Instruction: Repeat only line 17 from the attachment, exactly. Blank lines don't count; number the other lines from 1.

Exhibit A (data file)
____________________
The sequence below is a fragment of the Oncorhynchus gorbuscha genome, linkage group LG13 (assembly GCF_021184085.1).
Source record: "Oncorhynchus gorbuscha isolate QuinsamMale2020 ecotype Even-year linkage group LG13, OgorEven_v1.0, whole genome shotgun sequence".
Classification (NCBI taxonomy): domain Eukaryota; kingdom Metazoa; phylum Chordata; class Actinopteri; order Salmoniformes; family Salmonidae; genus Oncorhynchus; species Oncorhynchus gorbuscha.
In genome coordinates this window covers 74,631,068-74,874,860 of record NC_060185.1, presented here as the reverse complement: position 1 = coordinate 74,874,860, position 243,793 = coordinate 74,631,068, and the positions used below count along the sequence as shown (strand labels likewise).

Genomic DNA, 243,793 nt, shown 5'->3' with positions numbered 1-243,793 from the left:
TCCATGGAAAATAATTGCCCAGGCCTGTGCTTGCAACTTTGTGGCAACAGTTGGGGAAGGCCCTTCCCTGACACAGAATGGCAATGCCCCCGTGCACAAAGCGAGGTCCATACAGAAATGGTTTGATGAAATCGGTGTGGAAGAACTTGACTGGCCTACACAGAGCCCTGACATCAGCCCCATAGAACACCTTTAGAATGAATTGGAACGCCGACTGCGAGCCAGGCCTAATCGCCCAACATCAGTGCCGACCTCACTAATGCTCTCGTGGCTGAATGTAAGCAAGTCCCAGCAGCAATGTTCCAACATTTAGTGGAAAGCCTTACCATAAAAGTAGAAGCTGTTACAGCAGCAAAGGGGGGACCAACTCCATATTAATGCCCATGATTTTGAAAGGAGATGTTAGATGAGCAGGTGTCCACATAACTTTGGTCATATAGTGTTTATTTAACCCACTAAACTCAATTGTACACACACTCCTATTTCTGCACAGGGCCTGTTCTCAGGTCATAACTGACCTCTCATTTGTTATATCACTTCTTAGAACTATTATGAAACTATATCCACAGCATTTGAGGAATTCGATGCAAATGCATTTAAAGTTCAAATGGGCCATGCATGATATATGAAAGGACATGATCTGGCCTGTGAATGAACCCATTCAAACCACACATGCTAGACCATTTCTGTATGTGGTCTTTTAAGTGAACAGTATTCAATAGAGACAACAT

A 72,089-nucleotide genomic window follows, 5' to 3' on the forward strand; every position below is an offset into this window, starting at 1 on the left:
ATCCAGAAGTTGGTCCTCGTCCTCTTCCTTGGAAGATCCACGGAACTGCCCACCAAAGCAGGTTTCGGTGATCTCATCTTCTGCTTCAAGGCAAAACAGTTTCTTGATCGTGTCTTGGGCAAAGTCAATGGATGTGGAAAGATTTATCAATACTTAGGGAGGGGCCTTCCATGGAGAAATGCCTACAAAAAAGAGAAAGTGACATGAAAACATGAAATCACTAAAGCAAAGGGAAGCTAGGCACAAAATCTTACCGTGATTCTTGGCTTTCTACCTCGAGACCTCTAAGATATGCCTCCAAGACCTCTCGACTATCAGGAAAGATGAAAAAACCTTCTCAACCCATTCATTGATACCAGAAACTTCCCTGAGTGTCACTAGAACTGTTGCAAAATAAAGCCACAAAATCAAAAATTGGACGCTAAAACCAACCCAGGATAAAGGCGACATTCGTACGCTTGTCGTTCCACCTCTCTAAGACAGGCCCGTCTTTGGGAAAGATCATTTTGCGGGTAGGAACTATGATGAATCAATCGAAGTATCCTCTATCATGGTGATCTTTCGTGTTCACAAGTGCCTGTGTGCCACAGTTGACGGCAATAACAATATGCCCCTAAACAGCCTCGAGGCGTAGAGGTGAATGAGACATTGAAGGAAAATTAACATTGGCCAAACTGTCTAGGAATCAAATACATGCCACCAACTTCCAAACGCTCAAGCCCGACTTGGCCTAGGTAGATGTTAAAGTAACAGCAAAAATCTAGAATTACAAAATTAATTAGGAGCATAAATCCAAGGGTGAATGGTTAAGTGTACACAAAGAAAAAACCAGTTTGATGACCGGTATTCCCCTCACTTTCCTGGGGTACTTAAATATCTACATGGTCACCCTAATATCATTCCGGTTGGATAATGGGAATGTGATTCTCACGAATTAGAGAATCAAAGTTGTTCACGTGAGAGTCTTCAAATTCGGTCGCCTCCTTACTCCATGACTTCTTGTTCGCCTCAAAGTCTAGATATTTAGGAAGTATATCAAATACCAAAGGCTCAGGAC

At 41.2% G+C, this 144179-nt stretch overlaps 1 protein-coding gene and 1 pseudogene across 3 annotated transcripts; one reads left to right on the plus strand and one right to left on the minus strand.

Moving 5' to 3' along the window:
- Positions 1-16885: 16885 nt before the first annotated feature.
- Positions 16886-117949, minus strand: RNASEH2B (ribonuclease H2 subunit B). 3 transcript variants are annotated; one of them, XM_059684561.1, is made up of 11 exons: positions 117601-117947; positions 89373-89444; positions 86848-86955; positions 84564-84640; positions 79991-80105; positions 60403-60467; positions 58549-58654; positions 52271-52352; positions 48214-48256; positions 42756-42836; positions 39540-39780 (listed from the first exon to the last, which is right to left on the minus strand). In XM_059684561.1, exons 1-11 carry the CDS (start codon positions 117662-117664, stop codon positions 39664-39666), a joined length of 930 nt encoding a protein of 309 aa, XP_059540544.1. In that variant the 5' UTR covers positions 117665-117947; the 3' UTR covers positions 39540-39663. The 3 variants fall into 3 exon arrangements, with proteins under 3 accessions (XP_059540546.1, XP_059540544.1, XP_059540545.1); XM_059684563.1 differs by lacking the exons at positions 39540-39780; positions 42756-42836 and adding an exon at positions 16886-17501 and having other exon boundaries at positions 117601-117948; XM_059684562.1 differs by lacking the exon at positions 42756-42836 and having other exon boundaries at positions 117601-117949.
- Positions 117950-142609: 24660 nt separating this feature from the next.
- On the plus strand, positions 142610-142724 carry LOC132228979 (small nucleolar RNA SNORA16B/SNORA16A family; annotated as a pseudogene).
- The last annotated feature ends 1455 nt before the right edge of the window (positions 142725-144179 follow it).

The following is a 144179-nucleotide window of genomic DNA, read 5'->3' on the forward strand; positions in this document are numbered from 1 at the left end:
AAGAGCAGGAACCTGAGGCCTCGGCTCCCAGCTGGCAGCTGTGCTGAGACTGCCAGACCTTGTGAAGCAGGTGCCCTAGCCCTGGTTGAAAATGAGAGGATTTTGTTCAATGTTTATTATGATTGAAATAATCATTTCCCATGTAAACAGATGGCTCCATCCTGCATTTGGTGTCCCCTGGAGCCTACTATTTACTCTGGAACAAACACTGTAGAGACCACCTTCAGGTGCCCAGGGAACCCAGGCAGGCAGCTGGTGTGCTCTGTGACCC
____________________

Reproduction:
AAGAGCAGGAACCTGAGGCCTCGGCTCCCAGCTGGCAGCTGTGCTGAGACTGCCAGACCTTGTGAAGCAGGTGCCCTAGCCCTGGTTGAAAATGAGAGGATTTTGTTCAATGTTTATTATGATTGAAATAATCATTTCCCATGTAAACAGATGGCTCCATCCTGCATTTGGTGTCCCCTGGAGCCTACTATTTACTCTGGAACAAACACTGTAGAGACCACCTTCAGGTGCCCAGGGAACCCAGGCAGGCAGCTGGTGTGCTCTGTGACCC